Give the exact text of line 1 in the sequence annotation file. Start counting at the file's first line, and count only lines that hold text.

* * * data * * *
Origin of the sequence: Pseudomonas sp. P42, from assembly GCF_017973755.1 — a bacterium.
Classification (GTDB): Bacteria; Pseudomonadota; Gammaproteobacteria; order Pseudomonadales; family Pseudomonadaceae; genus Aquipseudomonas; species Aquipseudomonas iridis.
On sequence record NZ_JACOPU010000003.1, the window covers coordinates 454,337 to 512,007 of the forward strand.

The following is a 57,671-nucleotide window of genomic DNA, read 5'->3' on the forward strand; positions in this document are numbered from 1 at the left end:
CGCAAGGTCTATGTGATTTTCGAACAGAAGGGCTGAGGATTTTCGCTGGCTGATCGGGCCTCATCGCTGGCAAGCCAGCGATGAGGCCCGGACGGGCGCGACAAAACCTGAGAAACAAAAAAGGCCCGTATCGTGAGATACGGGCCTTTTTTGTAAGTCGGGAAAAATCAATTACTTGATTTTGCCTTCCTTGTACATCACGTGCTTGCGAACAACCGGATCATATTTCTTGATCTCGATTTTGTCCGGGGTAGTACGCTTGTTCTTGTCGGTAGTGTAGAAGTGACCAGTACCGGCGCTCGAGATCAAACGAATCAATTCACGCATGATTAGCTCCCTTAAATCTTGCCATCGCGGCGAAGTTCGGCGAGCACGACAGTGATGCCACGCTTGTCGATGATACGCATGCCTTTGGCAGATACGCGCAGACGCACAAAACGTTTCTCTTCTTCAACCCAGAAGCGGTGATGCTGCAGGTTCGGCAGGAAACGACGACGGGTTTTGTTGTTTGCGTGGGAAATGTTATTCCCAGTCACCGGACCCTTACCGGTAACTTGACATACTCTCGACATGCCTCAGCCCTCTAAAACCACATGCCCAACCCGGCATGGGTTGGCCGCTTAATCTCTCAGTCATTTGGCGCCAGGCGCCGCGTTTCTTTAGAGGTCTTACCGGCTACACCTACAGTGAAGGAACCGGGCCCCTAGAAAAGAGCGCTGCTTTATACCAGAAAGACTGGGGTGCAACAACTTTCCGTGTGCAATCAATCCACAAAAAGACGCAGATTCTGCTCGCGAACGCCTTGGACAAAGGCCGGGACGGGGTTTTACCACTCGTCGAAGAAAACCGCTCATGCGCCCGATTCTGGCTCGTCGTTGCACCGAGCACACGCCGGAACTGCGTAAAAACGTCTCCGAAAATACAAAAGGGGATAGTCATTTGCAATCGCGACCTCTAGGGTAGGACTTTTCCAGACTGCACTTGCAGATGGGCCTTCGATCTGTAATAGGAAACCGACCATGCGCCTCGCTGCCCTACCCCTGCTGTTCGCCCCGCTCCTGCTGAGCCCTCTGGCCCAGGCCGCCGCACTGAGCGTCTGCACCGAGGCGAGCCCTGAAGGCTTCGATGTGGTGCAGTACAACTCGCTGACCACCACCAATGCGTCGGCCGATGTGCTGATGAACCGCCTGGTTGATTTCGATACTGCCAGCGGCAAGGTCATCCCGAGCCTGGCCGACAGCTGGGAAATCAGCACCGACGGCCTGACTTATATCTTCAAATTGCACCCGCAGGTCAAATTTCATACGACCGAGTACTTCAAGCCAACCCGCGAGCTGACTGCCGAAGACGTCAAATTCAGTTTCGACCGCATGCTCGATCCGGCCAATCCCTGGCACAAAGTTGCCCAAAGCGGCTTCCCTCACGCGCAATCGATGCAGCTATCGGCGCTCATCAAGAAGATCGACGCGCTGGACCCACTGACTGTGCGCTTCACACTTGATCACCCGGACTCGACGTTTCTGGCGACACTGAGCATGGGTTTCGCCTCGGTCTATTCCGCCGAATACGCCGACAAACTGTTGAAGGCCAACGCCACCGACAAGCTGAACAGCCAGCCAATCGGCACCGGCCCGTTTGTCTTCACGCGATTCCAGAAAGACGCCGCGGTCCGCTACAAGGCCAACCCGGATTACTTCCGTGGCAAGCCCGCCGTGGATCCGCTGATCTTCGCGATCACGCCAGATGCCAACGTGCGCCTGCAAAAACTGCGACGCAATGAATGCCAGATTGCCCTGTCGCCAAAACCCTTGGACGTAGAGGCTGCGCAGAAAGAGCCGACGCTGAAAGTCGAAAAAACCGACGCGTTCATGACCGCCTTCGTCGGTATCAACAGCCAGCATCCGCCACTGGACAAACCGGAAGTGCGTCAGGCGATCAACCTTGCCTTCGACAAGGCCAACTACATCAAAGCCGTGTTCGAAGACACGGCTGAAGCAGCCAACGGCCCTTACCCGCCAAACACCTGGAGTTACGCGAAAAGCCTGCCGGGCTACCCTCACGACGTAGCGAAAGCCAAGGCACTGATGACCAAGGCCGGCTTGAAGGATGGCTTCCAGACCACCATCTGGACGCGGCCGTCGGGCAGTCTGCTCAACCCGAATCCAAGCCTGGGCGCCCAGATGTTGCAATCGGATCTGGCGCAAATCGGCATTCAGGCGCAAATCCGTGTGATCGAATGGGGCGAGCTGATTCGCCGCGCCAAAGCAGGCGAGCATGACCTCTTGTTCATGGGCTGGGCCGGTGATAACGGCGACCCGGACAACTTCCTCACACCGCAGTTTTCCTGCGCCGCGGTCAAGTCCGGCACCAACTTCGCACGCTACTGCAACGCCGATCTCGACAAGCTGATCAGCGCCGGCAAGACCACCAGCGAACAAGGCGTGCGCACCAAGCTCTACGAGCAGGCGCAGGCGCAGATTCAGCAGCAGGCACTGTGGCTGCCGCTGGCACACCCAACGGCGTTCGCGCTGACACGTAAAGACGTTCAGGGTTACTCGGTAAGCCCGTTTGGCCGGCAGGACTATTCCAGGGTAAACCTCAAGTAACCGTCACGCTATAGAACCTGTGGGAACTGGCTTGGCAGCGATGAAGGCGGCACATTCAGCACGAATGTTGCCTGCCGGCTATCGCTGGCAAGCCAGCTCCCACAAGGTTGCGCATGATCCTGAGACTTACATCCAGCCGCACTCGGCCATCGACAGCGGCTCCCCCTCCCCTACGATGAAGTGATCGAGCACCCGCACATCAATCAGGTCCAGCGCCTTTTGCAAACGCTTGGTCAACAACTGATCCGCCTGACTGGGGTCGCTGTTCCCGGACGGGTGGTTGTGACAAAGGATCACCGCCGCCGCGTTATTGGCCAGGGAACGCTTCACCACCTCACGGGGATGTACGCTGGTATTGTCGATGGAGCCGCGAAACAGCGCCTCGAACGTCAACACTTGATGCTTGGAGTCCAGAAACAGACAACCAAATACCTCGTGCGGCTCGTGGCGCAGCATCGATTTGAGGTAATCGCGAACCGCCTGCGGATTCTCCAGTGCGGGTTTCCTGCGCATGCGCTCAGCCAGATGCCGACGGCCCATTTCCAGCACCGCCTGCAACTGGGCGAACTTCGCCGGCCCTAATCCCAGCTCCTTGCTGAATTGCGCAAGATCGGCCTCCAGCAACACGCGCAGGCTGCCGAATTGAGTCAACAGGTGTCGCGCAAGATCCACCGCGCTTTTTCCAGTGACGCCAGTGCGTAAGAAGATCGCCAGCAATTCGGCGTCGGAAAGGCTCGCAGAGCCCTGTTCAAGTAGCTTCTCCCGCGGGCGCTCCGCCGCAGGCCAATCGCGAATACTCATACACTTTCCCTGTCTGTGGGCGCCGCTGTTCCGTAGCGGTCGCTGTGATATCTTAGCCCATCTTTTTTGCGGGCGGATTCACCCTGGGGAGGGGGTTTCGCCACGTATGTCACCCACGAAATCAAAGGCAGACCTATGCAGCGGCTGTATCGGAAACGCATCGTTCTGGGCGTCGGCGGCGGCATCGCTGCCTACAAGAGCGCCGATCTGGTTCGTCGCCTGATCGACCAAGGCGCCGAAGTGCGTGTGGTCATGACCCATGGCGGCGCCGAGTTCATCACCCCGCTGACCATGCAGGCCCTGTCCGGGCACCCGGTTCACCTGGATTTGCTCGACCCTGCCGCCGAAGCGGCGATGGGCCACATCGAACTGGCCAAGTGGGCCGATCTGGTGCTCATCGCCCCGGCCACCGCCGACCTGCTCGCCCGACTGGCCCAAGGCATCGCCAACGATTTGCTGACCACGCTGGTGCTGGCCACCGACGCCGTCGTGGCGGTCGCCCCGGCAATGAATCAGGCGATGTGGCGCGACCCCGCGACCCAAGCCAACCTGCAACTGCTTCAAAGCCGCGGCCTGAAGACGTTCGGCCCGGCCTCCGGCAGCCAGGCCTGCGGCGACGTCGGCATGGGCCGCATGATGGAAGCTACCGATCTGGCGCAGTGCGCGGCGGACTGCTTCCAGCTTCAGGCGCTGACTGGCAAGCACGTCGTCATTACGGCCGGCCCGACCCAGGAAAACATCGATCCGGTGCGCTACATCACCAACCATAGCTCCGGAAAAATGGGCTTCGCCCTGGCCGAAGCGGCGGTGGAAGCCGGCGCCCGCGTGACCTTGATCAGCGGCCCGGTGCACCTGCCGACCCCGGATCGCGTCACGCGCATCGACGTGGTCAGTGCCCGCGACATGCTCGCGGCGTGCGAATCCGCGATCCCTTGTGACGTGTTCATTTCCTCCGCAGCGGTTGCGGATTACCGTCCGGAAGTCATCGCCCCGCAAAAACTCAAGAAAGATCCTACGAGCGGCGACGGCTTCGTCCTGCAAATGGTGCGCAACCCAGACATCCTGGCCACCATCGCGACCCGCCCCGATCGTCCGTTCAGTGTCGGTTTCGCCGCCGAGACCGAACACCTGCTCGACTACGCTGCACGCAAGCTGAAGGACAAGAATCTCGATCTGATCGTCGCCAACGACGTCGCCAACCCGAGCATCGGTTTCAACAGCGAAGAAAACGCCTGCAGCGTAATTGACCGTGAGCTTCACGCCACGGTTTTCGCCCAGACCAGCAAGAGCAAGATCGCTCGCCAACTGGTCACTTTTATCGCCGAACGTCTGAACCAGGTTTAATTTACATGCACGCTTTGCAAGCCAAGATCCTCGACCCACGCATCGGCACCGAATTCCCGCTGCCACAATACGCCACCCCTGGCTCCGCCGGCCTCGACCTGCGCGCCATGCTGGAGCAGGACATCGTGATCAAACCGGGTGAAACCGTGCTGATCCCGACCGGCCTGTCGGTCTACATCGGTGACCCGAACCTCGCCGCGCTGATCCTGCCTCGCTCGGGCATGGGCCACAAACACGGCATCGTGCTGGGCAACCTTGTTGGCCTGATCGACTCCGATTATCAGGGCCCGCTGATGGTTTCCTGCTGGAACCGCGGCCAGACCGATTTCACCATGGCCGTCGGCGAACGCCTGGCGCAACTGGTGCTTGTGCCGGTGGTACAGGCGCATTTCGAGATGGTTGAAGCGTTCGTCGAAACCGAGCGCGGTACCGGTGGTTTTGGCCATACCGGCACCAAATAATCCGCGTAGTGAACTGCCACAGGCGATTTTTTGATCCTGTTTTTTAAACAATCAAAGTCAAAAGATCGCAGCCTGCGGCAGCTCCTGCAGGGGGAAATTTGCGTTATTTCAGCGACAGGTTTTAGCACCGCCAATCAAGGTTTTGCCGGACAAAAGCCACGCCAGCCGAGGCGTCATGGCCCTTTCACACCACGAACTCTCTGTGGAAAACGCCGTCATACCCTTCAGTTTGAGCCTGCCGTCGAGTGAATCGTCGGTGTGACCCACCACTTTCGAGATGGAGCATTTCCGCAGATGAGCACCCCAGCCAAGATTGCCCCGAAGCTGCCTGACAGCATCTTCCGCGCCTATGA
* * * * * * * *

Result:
Origin of the sequence: Pseudomonas sp. P42, from assembly GCF_017973755.1 — a bacterium.